A new study published in the journal Computers in Human Behaviour has found a link between a person's use of social media and their risk of anxiety and depression—but researchers aren't ready to condemn Instagram just yet. Instead, they're suggesting it's worth looking further into how a shitload of different accounts spread across the internet could affect a person.
People who told researchers that they used seven to 11 social media platforms had three times the risk of suffering from depression and anxiety when compared to their peers who use just two platforms—or none at all.
"These associations are strong enough that it may be valuable for clinicians to ask individuals with depression and anxiety about multiple platform use and to counsel regarding this potential contributing factor," the report concluded.
The study comes from the University of Pittsburgh's Centre for Research on Media, Technology and Health, where researchers surveyed 1,787 American adults aged 19 through 32.
Again, the report doesn't lend any credence to the whole "log off, drink some concrete, and harden up" school of thought yet, because it doesn't answer the question of correlation versus causation. Remember, a correlation between two variables doesn't mean that one is responsible for the other.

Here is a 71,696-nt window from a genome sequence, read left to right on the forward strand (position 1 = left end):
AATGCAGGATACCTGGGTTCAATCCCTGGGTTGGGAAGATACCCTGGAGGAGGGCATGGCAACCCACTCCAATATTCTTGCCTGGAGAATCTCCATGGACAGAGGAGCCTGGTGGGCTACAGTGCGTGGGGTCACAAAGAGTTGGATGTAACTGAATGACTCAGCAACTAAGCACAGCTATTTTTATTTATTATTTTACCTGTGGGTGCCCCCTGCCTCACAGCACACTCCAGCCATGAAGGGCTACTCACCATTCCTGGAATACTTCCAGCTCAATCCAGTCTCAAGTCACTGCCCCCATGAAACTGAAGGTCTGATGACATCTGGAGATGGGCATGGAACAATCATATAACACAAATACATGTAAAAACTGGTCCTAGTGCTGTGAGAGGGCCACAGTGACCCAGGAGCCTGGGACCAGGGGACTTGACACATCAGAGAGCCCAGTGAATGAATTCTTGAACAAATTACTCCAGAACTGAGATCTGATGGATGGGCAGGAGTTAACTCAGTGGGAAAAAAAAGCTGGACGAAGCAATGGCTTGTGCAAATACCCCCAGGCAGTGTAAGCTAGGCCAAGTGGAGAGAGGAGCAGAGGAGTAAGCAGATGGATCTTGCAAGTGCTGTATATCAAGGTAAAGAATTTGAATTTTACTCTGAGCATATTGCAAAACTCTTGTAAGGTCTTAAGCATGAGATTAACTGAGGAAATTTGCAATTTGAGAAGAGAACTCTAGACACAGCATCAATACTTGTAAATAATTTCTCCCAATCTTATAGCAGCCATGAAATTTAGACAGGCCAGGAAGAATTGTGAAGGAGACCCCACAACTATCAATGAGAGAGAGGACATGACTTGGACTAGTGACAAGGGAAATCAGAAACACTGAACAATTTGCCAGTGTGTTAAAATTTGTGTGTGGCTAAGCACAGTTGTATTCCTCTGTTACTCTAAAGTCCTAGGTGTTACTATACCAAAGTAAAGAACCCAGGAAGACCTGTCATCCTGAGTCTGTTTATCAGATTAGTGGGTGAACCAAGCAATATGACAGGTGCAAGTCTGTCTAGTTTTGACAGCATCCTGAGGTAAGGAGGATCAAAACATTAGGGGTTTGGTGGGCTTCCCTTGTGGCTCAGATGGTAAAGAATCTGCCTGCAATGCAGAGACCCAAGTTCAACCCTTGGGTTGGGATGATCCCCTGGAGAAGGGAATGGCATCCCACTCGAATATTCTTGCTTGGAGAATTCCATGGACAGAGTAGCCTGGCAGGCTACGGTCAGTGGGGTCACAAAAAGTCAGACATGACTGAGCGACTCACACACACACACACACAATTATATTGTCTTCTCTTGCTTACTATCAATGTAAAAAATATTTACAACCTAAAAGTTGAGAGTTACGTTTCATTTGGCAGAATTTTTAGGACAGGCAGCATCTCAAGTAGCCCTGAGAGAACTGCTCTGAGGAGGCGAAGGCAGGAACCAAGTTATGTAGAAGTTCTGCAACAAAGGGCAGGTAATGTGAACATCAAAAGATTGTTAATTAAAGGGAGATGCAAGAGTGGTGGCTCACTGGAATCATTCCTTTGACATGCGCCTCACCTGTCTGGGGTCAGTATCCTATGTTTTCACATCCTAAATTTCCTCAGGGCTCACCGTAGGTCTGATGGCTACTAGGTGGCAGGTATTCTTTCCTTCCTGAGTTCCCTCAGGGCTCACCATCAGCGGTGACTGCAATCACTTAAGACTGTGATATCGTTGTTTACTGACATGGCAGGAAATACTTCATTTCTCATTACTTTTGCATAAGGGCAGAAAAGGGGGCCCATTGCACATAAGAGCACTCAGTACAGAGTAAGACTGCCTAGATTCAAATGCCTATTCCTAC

In this case, we're still left wondering if extensive use of social media actually gives you depression and anxiety, because that really would be a case of causation—and an interesting one at that. But if the study just found that people with depression and anxiety are more likely to reach out to different communities online, and nurture those relationships across different platforms, we only have correlation.
Even the researchers themselves aren't sure. "While we can't tell from this study whether depressed and anxious people seek out multiple platforms or whether something about using multiple platforms can lead to depression and anxiety," confesses lead author Brian A. Primack, "in either case the results are potentially valuable."